, Volume 256, Issue 1, pp 161–170 | Cite as

Copper uptake mechanism of Arabidopsis thaliana high-affinity COPT transporters

  • Amparo SanzEmail author
  • Sharon Pike
  • Mather A Khan
  • Àngela Carrió-Seguí
  • David G Mendoza-Cózatl
  • Lola Peñarrubia
  • Walter Gassmann
Original Article


Copper (Cu) is an essential plant micronutrient. Under scarcity, Cu2+ is reduced to Cu+ and taken up through specific high-affinity transporters (COPTs). In Arabidopsis, the COPT family consists of six members, either located at the plasma membrane (COPT1, COPT2, and COPT6) or in internal membranes (COPT3 and COPT5). Cu uptake by COPT proteins has been mainly assessed through complementation studies in corresponding yeast mutants, but the mechanism of this transport has not been elucidated. To test whether Cu is incorporated by an electrogenic mechanism, electrophysiological changes induced by Cu addition were studied in Arabidopsis thaliana. Mutant (T-DNA insertion mutants, copt2–1 and copt5–2) and overexpressing lines (COPT1OE and COPT5OE) with altered expression of COPT transporters were compared to wild-type plants. No significant changes of the membrane potential (Em) were detected, regardless of genotype or Cu concentration supplied. In contrast, membrane depolarization was detected in response to iron supply in both wild-type and in mutant or transgenic plants. Similar results were obtained for trans-plant potentials (TPP). GFP fusions of the plasma membrane COPT2 and the internal COPT5 transporters were expressed in Xenopus laevis oocytes to potentiate Cu uptake signals, and the cRNA-injected oocytes were tested for electrical currents upon Cu addition using two-electrode voltage clamp. Results with oocytes confirmed those obtained in plants. Cu accumulation in injected oocytes was measured by ICP-OES, and a significant increase in Cu content with respect to controls occurred in oocytes expressing COPT2:GFP. The possible mechanisms driving this transport are discussed in this manuscript.


Arabidopsis thaliana Copper uptake COPT transporters Membrane (Em) and trans-plant (TPP) potentials Two-electrode voltage clamp (TEVC) Xenopus laevis oocytes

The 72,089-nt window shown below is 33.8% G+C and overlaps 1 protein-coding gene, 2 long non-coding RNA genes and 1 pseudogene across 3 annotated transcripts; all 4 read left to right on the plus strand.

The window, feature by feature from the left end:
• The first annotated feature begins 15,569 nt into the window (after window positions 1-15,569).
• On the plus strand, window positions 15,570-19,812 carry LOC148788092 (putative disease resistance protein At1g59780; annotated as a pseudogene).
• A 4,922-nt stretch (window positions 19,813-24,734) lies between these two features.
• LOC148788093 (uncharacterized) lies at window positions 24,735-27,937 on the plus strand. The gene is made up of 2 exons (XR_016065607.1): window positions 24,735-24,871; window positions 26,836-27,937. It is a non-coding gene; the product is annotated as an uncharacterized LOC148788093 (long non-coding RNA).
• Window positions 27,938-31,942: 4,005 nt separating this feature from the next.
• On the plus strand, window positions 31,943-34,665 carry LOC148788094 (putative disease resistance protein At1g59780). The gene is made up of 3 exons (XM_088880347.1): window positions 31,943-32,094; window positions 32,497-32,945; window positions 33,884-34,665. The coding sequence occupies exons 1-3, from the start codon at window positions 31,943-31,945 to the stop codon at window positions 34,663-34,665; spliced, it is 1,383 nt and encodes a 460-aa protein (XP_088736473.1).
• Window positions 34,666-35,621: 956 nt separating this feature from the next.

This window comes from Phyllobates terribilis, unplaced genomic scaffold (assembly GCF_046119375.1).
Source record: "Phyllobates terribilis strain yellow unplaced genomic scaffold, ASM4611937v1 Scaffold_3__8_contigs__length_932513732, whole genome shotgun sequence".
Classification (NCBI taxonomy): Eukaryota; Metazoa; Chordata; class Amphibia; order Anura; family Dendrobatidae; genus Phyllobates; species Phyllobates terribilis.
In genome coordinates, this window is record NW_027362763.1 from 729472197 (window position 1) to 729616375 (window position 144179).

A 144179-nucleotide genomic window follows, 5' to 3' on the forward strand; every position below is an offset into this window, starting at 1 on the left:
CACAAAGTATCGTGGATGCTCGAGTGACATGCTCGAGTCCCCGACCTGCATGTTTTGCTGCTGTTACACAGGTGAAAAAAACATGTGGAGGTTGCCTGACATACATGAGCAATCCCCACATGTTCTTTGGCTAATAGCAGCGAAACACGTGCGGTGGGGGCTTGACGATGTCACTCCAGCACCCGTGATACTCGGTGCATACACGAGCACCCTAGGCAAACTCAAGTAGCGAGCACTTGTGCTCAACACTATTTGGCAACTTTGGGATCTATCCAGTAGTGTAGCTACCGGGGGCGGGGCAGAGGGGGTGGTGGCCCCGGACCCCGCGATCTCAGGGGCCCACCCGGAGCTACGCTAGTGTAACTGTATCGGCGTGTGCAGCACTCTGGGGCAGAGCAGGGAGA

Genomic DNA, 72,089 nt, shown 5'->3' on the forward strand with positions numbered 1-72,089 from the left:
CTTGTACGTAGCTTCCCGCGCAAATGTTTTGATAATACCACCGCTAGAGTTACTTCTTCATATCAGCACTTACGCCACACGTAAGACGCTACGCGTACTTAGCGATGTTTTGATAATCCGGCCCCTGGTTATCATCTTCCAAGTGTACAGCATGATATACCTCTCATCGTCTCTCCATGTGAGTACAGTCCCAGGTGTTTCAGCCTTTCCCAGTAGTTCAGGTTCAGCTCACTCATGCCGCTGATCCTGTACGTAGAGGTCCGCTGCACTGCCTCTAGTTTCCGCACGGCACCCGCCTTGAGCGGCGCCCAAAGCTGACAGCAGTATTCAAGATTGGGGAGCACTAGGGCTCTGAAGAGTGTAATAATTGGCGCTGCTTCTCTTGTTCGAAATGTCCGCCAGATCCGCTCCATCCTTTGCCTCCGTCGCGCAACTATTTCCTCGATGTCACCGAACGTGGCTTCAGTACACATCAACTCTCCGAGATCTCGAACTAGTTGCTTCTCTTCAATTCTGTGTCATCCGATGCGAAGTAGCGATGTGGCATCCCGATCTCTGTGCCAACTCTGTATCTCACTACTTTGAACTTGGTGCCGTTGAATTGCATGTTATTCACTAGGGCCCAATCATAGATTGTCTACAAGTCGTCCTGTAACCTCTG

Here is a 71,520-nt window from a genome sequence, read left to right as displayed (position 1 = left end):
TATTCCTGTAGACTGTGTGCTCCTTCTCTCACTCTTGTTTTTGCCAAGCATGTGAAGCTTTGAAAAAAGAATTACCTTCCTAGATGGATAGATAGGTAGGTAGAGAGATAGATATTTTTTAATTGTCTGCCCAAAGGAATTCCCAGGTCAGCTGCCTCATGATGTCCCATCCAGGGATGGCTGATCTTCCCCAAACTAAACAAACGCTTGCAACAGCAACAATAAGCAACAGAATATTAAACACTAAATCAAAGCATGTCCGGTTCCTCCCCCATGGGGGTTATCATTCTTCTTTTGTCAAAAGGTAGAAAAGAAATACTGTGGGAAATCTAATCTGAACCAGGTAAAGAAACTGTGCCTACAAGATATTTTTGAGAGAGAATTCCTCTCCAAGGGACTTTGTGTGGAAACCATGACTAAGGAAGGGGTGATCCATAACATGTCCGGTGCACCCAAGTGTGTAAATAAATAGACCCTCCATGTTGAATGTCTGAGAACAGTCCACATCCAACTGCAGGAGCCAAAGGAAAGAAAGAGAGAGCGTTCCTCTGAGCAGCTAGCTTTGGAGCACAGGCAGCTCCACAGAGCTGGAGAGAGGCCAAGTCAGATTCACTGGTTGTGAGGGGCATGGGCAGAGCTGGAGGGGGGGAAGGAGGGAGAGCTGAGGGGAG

This work was performed during a sabbatical leave of AS at the University of Missouri-Columbia. AC-S is recipient of a pre-doctoral fellowship from the Spanish Ministry of Economy, Industry, and Competitiveness. Elemental analyses at UM-C were supported by a US National Science Foundation award (IOS-1252706 to DM-C). We thank the skillful technical help of Li Na Nguyen, Conner Rogan, and Chris Garner (UM-C).


Travel expenses were financed by the University of Valencia (UV-INV-EPD116-383019) and supported by grants BIO2014-56298-P and BIO2017-87828-C2-1-P (to LP and AS) from the Spanish Ministry of Economy and Competitiveness and FEDER funds from the European Union.

Compliance with ethical standards

Conflict of interests

The authors declare that they have no conflict of interests.

Supplementary material

709_2018_1286_MOESM1_ESM.docx (147 kb)
Figure S1 TPP variations in Arabidopsis thaliana WT plants in response to light conditions and induced by addition of 5 mM glucose (Glu) to the medium bathing the roots. Light/dark (L/D) or dark/light (D/L) transitions were applied as indicated in the graph. Numbers in brackets show voltages in mV. (DOCX 146 kb)
709_2018_1286_MOESM2_ESM.docx (1.1 mb)
Figure S2 Confocal images of X. laevis COPT2:GFP (a, c) and COPT5:GFP (b, d) cRNA-injected oocytes showing membrane localization of the green fluorescent signal of GFP (40X magnification). Images were taken 24 h after injection. (DOCX 1129 kb)


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Copyright information

© Springer-Verlag GmbH Austria, part of Springer Nature 2018

Authors and Affiliations

  1. 1.Dpt de Biologia VegetalUniversitat de ValènciaValenciaSpain
  2. 2.Division of Plant Sciences, CS Bond Life Sciences Center, and Interdisciplinary Plant GroupUniversity of MissouriColumbiaUSA
  3. 3.Dpt de Bioquímica i Biologia Molecular and ERI BiotecmedUniversitat de ValènciaValenciaSpain

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